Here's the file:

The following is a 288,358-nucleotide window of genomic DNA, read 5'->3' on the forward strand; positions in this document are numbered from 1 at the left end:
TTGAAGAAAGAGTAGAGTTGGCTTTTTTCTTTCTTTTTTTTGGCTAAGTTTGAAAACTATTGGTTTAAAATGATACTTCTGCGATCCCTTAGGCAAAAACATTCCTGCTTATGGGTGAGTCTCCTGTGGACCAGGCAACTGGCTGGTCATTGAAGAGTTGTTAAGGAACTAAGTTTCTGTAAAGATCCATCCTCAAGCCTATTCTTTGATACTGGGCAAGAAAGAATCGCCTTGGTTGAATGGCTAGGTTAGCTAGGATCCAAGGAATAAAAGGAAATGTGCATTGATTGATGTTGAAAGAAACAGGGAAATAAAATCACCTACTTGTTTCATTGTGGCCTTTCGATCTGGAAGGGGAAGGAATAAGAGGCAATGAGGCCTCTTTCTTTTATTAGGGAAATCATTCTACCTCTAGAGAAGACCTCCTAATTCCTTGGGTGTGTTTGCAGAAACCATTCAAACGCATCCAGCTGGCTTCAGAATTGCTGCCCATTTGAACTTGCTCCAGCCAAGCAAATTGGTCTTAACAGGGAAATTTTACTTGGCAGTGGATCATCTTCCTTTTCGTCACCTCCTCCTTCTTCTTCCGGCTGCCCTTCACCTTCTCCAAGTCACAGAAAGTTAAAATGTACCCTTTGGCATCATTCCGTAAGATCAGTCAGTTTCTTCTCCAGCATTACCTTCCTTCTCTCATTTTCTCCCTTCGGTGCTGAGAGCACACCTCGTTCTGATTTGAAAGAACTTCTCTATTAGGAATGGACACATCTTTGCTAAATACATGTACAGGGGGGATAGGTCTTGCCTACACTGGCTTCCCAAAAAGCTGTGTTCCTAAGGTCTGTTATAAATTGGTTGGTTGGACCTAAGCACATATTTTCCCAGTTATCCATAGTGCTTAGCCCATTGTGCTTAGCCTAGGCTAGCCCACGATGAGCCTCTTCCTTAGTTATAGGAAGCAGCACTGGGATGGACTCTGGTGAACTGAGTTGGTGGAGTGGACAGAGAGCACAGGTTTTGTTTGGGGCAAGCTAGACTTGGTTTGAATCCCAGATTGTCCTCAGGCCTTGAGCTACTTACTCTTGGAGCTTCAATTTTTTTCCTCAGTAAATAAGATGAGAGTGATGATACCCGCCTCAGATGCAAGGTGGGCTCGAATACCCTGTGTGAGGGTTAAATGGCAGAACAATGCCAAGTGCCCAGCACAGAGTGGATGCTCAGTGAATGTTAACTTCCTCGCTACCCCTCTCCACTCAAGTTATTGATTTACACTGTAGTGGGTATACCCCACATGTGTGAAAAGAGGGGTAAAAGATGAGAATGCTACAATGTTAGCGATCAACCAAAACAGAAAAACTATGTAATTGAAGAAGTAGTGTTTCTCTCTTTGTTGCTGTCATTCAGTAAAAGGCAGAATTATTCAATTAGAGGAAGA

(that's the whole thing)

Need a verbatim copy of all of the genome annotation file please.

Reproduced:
The following is a 288,358-nucleotide window of genomic DNA, read 5'->3' on the forward strand; positions in this document are numbered from 1 at the left end:
TTGAAGAAAGAGTAGAGTTGGCTTTTTTCTTTCTTTTTTTTGGCTAAGTTTGAAAACTATTGGTTTAAAATGATACTTCTGCGATCCCTTAGGCAAAAACATTCCTGCTTATGGGTGAGTCTCCTGTGGACCAGGCAACTGGCTGGTCATTGAAGAGTTGTTAAGGAACTAAGTTTCTGTAAAGATCCATCCTCAAGCCTATTCTTTGATACTGGGCAAGAAAGAATCGCCTTGGTTGAATGGCTAGGTTAGCTAGGATCCAAGGAATAAAAGGAAATGTGCATTGATTGATGTTGAAAGAAACAGGGAAATAAAATCACCTACTTGTTTCATTGTGGCCTTTCGATCTGGAAGGGGAAGGAATAAGAGGCAATGAGGCCTCTTTCTTTTATTAGGGAAATCATTCTACCTCTAGAGAAGACCTCCTAATTCCTTGGGTGTGTTTGCAGAAACCATTCAAACGCATCCAGCTGGCTTCAGAATTGCTGCCCATTTGAACTTGCTCCAGCCAAGCAAATTGGTCTTAACAGGGAAATTTTACTTGGCAGTGGATCATCTTCCTTTTCGTCACCTCCTCCTTCTTCTTCCGGCTGCCCTTCACCTTCTCCAAGTCACAGAAAGTTAAAATGTACCCTTTGGCATCATTCCGTAAGATCAGTCAGTTTCTTCTCCAGCATTACCTTCCTTCTCTCATTTTCTCCCTTCGGTGCTGAGAGCACACCTCGTTCTGATTTGAAAGAACTTCTCTATTAGGAATGGACACATCTTTGCTAAATACATGTACAGGGGGGATAGGTCTTGCCTACACTGGCTTCCCAAAAAGCTGTGTTCCTAAGGTCTGTTATAAATTGGTTGGTTGGACCTAAGCACATATTTTCCCAGTTATCCATAGTGCTTAGCCCATTGTGCTTAGCCTAGGCTAGCCCACGATGAGCCTCTTCCTTAGTTATAGGAAGCAGCACTGGGATGGACTCTGGTGAACTGAGTTGGTGGAGTGGACAGAGAGCACAGGTTTTGTTTGGGGCAAGCTAGACTTGGTTTGAATCCCAGATTGTCCTCAGGCCTTGAGCTACTTACTCTTGGAGCTTCAATTTTTTTCCTCAGTAAATAAGATGAGAGTGATGATACCCGCCTCAGATGCAAGGTGGGCTCGAATACCCTGTGTGAGGGTTAAATGGCAGAACAATGCCAAGTGCCCAGCACAGAGTGGATGCTCAGTGAATGTTAACTTCCTCGCTACCCCTCTCCACTCAAGTTATTGATTTACACTGTAGTGGGTATACCCCACATGTGTGAAAAGAGGGGTAAAAGATGAGAATGCTACAATGTTAGCGATCAACCAAAACAGAAAAACTATGTAATTGAAGAAGTAGTGTTTCTCTCTTTGTTGCTGTCATTCAGTAAAAGGCAGAATTATTCAATTAGAGGAAGA